Notes from the ESRI Federal User Conference Exhibit

By Adena Schutzberg

Adena Schutzberg attended the ESRI Federal User Conference last week in Washington, D.C. Here is a summary of some interesting things she found at the exhibit.

Rumors of Informix Death are Premature
Back in the day, Informix was one of the most solid databases with a geospatial storage solution. IBM acquired Informix in 2001 and then things got very quiet. That doesn't mean it went away, rather it meant that IBM, which does not do product marketing, didn't tout it very much. Still, its hard core users continued to use it and pay IBM. I spoke to Robert Uleman in IBM's booth. He is with the company's Geospatial Data Management group, and he explained that one user runs 10,000 instances with just eight database administrators (that's detailed in this article). He said it runs "almost unattended."

Informix's geospatial capabilities grew out of a NASA requirement to manage large global datasets. Its ability to store data in a "round earth" (that is, in geographic coordinates, obviating the complexities of International Datelines for example) makes it ideal for those with large imagery sets such as the German Space Agency, the National Geospatial-Intelligence Agency (NGA), those with weather data and the like. And, it helps to solve the "what projection do we store the data in?" question. The answer: in geographic coordinates, which are then projected on the fly as needed for the geography in question. The "round earth" vision is compelling enough that IBM implemented it in DB2, as well. Uleman notes that as businesses (and governments for that matter, I suppose) become more global and thus manage global geodata sets (including data about their inventories, etc.), the need for this sort of storage will grow. He is even mulling updates to existing OGC specifications to support this sort of storage.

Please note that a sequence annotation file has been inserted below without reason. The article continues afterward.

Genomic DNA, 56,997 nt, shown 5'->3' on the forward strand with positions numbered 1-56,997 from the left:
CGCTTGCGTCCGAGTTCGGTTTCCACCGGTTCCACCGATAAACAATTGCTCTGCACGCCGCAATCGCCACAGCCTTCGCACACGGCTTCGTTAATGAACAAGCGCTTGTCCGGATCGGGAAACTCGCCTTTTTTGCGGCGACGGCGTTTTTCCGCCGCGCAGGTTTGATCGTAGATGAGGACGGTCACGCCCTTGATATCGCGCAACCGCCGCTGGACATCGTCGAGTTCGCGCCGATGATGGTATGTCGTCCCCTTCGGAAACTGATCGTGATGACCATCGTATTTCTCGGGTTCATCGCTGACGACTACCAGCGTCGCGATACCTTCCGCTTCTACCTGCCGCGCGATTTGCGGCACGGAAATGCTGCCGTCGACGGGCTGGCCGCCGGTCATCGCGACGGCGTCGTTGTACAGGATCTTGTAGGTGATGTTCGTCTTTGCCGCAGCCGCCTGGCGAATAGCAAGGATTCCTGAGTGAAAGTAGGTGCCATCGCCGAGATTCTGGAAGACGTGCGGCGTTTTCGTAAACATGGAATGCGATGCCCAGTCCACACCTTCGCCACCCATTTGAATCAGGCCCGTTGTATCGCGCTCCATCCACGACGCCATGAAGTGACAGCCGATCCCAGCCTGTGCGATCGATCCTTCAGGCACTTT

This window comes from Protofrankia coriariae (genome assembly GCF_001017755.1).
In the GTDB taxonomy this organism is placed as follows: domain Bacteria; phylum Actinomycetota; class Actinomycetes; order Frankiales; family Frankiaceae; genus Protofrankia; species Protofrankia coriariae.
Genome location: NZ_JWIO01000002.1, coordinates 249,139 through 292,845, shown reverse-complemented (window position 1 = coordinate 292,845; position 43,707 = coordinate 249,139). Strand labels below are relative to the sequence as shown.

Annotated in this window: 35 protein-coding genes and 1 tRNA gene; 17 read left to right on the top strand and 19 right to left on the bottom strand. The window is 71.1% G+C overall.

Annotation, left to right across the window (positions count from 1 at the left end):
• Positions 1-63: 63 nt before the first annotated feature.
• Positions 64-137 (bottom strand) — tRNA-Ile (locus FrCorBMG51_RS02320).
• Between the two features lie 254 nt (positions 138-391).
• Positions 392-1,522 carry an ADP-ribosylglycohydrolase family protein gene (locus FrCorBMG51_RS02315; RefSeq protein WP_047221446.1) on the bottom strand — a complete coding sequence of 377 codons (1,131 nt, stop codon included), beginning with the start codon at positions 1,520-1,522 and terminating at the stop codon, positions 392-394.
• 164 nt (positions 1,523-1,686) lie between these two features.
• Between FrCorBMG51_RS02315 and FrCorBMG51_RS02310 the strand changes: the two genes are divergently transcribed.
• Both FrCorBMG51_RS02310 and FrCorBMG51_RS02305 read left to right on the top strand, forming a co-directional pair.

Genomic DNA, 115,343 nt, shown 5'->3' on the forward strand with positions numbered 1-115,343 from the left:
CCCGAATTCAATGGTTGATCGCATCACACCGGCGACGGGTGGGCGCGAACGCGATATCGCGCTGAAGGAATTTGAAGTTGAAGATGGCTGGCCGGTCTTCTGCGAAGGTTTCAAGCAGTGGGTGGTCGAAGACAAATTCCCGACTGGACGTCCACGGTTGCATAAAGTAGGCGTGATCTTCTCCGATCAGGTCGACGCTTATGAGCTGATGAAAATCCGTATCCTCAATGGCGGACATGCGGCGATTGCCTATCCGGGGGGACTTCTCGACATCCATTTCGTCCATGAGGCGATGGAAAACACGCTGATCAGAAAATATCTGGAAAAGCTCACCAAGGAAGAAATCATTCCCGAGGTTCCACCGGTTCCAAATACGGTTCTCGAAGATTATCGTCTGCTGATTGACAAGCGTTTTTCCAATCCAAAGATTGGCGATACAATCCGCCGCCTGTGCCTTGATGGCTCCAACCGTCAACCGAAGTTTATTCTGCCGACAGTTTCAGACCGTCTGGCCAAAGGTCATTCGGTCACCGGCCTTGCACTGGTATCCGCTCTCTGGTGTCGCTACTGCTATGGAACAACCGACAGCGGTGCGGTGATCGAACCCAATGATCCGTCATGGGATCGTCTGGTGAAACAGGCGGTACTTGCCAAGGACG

The money Informix generated during the quiet period between 2001 and 2005 caught IBM management's eye in 2005 and it started to revisit the product, and license numbers have grown. By summer of this year the new "Cheetah" release is expected. While updates in recent years focused on user requests alone, the new release will be a big step forward. The release will focus on making Informix's unique features more accessible and from the geospatial side, highlighting its integration capabilities via its OGC Web Services support. Uleman's parting comment to me was, "Your data has to live in the globe." Indeed!

BAE Offers Exploitation Solution
BAE is moving functionality from its well respected VITec Electronic Light Table (ELT) geospatial exploitation software, mostly used in the military, to a new product, Socet GXP. It's a companion to Socet Set, the company's flagship product for image processing (stereo, image rectification, DEM creation, 3D compilation, etc.) aimed at image exploitation. The product allows analysts to easily explore one or more images to find features of interest. It can trace a path to allow the analyst, for example, to fly down the shoreline or compare images for a quick change detection exploration. One big plus is the fact that the image is always in "world space," that is, in real world coordinates, while in use.

Ricoh's Latest Tough GPS-enabled Camera
The "ruggedized" Ricoh 500SE comes with or without GPS.
I got to see Ricoh's new GPS-enabled camera, the Ricoh 500SE, in the flesh. Expected availability is mid-January. The drop resistant, waterproof camera combines the best features of a GPS data collector and a digital camera. The camera with embedded GPS (about $1,050 with GPS, camera also available for $900 without GPS) offers two to five meter accuracy. It also sports Bluetooth and wireless connectivity to support external GPS receivers with higher accuracy. Images can be "beamed" to a device after capture using these connections. In addition to standard GPS data, other attributes can be embedded in the EXIF header. These are selected by the shooter from 'pre-set up' fields with dropdown menus. Alternatively, the user can record voice notes about the image and key them in later. Setting up the camera is very much like setting up a GPS for data capture in the field.